The quest to achieve public banking at the state and local level has been a long slog. Until quite recently, you had to go back almost 100 years to find the last major victory: the founding of the bank of North Dakota, the only state-run public bank in the United States, which was established in 1919.
But interest has been picking up around the country. Santa Fe, New Mexico, voted in October to conduct a study on the feasibility of a city-run public bank. And in December, the Seattle City Council’s finance committee hosted experts in public banking to explore the topic.
But nowhere have the steps toward public banking been more successful than in the state of Vermont. There, Hallsmith and other advocates won a small victory against Wall Street through an effort so relentless and strategic that it would have made any banking lobbyist proud. They combined savvy organizing with data-driven reports and policy briefs to prove the benefits of a public bank—like avoiding fat interest payments to Wall Street banks—for the state’s economy.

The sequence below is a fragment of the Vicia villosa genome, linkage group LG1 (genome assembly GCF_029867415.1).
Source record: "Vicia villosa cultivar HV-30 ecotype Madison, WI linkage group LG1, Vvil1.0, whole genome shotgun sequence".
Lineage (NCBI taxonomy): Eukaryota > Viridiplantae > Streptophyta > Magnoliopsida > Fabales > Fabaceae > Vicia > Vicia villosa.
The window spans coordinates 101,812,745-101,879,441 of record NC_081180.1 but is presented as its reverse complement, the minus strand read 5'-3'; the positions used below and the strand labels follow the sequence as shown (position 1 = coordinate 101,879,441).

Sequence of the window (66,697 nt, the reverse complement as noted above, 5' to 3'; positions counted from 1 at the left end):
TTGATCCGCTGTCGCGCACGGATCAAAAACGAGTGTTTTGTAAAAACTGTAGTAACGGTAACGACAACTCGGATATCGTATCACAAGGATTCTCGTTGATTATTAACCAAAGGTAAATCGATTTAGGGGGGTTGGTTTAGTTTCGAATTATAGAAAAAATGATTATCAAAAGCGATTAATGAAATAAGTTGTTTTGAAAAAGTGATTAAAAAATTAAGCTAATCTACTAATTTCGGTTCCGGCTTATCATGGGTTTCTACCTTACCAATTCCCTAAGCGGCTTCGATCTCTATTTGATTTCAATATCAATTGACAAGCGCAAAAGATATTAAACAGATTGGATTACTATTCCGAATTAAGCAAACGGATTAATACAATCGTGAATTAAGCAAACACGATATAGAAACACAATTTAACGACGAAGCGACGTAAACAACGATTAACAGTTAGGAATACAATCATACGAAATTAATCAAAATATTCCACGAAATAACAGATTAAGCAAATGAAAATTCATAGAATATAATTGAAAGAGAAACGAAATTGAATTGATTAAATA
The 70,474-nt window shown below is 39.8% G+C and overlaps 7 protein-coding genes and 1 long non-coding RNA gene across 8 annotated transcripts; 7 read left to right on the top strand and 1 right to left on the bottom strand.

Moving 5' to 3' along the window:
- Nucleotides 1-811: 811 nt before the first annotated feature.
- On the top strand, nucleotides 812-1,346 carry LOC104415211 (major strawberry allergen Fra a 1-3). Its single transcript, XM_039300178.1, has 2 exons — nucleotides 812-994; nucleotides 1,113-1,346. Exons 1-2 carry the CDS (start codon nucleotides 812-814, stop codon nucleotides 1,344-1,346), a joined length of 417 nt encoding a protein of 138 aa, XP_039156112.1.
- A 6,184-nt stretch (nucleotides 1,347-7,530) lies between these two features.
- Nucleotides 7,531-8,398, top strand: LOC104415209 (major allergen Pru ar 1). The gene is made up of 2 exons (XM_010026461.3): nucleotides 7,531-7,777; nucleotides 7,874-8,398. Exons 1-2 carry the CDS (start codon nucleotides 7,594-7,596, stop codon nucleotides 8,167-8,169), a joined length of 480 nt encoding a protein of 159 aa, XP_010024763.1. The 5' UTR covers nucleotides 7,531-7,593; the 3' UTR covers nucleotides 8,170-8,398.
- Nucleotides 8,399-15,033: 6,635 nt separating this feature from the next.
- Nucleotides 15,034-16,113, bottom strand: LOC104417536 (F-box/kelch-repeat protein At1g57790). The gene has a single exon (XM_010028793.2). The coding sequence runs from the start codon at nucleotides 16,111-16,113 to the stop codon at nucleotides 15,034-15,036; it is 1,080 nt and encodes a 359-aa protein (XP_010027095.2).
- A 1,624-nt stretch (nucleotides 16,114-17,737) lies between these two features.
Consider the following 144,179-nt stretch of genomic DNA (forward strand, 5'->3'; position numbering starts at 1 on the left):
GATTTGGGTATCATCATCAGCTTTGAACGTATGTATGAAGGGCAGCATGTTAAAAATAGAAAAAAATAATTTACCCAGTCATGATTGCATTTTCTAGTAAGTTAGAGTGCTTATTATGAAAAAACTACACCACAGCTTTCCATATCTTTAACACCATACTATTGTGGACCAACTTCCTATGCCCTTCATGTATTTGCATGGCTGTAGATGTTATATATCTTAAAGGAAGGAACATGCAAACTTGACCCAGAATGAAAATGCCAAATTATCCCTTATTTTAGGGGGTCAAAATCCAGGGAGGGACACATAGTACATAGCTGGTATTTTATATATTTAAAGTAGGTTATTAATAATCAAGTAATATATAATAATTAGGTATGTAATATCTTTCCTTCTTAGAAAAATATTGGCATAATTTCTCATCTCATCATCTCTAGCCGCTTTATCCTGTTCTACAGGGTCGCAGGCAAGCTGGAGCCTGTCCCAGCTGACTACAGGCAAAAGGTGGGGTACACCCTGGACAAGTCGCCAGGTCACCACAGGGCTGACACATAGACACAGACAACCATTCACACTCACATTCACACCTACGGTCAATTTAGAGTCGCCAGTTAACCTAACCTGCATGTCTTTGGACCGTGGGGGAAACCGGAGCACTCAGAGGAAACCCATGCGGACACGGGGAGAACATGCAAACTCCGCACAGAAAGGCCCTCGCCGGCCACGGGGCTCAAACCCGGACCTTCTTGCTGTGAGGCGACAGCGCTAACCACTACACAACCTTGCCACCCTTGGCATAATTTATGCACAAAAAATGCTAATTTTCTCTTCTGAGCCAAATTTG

And because the original bill put forward by Vermont state Senator Anthony Pollina and others included multiple demands—create a public bank, direct 10 percent of the state’s reserves to initially fund it, and establish an advisory committee on how best to invest locally—advocates won a decent compromise in the end.
Read the full article at YES! Magazine
Go to the GEO front page